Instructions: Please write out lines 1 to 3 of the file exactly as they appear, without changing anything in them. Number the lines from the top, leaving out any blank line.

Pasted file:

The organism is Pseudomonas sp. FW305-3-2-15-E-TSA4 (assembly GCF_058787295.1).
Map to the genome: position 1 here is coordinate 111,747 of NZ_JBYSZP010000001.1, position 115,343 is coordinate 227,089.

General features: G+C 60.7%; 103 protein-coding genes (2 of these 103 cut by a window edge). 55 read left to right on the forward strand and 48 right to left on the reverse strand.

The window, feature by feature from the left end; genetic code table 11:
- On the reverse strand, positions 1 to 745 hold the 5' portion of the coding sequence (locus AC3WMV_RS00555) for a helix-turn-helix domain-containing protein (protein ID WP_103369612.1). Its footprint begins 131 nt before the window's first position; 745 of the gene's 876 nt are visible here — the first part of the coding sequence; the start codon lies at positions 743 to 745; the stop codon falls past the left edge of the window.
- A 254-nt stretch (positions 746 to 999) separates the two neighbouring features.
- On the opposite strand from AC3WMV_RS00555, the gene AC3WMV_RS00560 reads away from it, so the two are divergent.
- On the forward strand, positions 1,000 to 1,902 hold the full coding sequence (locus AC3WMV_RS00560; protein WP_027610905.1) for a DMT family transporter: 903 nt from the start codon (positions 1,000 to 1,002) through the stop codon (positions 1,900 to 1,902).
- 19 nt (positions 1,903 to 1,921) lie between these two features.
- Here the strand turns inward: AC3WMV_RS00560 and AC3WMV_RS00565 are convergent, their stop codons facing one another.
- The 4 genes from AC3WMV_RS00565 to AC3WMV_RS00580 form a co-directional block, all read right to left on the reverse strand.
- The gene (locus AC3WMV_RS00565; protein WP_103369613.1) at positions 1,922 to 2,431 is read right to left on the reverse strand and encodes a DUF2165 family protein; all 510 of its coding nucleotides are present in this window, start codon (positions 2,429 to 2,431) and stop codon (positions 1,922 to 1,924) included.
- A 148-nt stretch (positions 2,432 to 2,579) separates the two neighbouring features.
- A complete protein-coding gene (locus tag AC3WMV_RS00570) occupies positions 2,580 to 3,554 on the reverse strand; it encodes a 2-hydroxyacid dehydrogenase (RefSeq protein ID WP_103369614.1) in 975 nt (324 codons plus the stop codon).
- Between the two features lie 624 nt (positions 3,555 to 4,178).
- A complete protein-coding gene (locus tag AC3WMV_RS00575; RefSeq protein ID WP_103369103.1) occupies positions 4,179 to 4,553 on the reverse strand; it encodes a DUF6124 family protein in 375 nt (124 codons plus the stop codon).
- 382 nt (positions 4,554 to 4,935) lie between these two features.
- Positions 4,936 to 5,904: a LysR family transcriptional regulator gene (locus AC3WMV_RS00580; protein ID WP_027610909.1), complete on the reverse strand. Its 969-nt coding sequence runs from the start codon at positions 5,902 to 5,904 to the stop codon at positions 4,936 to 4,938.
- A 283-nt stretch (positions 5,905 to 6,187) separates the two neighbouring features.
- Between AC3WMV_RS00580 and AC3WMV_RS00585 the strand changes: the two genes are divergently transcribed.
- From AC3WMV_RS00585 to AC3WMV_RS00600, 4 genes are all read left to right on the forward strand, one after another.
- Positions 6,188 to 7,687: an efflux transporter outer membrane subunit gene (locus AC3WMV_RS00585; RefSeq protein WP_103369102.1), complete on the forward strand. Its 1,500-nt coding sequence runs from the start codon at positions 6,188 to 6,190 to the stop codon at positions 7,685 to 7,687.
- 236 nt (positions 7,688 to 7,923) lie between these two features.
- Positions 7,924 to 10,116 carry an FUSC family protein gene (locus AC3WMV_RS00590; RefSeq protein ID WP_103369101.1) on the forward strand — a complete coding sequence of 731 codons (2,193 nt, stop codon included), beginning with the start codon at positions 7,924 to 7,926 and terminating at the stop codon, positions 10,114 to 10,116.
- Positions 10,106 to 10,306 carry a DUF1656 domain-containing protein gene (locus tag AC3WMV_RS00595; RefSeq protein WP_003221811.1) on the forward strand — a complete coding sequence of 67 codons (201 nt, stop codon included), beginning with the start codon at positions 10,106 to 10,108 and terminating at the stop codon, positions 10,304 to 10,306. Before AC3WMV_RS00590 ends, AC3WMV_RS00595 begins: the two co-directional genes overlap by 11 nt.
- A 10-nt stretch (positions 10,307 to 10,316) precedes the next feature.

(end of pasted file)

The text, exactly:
The organism is Pseudomonas sp. FW305-3-2-15-E-TSA4 (assembly GCF_058787295.1).
Map to the genome: position 1 here is coordinate 111,747 of NZ_JBYSZP010000001.1, position 115,343 is coordinate 227,089.

General features: G+C 60.7%; 103 protein-coding genes (2 of these 103 cut by a window edge). 55 read left to right on the forward strand and 48 right to left on the reverse strand.